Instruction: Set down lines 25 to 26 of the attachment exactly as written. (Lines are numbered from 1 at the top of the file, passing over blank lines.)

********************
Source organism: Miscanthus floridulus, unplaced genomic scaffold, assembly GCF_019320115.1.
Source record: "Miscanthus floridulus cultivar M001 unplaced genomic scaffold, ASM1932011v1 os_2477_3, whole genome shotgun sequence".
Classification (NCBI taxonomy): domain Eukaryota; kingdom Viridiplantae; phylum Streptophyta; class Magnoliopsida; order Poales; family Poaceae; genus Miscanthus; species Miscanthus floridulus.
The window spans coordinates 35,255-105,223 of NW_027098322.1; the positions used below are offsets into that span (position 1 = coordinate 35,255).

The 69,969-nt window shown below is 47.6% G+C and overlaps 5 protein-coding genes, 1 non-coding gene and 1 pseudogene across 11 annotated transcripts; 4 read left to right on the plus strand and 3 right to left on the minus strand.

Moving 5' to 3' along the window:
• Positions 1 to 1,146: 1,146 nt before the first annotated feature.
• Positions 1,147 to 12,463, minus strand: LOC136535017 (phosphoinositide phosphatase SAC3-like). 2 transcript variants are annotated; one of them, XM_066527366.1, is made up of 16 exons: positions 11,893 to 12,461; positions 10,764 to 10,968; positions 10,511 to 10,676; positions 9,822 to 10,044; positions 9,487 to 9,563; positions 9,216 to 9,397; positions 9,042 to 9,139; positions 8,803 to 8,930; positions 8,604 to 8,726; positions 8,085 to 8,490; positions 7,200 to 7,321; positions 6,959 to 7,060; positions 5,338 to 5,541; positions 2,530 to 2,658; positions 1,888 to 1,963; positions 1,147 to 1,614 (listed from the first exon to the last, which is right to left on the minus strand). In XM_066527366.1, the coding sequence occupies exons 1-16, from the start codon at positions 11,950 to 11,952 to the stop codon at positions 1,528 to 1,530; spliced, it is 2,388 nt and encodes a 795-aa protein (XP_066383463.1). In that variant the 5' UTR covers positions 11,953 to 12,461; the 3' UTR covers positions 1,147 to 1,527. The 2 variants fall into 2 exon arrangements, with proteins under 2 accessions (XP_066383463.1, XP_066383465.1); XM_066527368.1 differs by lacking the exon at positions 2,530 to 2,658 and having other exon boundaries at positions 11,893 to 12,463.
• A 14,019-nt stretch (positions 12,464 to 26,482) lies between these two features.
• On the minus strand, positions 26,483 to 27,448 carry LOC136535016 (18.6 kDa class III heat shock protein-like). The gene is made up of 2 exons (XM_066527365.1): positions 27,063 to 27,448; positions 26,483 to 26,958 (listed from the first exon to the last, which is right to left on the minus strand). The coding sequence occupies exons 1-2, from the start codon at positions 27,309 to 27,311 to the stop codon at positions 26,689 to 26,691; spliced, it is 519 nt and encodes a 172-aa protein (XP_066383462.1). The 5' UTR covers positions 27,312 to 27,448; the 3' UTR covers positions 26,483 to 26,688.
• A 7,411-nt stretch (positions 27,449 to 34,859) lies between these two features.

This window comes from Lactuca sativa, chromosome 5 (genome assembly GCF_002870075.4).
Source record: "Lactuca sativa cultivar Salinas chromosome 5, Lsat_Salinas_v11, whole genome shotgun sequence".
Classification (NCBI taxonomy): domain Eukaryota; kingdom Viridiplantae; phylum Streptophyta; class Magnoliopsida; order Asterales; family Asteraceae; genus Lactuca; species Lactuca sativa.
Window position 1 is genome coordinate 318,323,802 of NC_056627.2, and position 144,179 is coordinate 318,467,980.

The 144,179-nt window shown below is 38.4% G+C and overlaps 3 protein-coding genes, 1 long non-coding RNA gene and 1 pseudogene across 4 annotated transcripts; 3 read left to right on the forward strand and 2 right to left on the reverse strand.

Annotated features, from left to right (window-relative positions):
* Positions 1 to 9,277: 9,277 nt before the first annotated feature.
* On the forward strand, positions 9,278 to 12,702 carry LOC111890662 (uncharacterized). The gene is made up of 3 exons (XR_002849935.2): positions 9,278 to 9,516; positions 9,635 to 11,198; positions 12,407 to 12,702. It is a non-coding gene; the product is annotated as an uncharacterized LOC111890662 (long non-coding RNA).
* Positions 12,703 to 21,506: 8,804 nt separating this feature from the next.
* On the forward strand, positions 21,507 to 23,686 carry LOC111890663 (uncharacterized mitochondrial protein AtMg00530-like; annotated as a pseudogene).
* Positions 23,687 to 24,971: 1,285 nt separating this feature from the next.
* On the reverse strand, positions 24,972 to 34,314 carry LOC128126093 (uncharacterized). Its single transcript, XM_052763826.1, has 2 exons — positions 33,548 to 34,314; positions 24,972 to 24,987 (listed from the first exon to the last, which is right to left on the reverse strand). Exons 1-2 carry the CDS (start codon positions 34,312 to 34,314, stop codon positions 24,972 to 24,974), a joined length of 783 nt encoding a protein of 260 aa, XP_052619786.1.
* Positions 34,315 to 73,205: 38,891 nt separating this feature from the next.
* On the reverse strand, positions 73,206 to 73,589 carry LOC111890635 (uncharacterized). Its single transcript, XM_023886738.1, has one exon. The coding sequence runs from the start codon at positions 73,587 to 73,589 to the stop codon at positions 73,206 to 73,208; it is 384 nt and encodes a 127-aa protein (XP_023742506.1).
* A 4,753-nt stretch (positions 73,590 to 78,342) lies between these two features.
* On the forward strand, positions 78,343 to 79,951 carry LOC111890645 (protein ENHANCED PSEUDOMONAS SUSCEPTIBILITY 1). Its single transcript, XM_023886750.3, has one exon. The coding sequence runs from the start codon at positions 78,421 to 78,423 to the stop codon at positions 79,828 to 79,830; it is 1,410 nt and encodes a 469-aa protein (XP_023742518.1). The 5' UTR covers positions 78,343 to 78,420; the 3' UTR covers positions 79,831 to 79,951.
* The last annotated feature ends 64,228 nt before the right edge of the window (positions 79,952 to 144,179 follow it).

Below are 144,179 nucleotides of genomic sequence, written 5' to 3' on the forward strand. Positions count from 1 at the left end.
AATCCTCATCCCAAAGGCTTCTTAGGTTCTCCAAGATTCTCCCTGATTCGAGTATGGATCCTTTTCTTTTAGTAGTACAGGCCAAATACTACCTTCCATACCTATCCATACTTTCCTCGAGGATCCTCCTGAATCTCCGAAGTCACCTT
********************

* On the reverse strand, positions 73,206 to 73,589 carry LOC111890635 (uncharacterized). Its single transcript, XM_023886738.1, has one exon. The coding sequence runs from the start codon at positions 73,587 to 73,589 to the stop codon at positions 73,206 to 73,208; it is 384 nt and encodes a 127-aa protein (XP_023742506.1).
* A 4,753-nt stretch (positions 73,590 to 78,342) lies between these two features.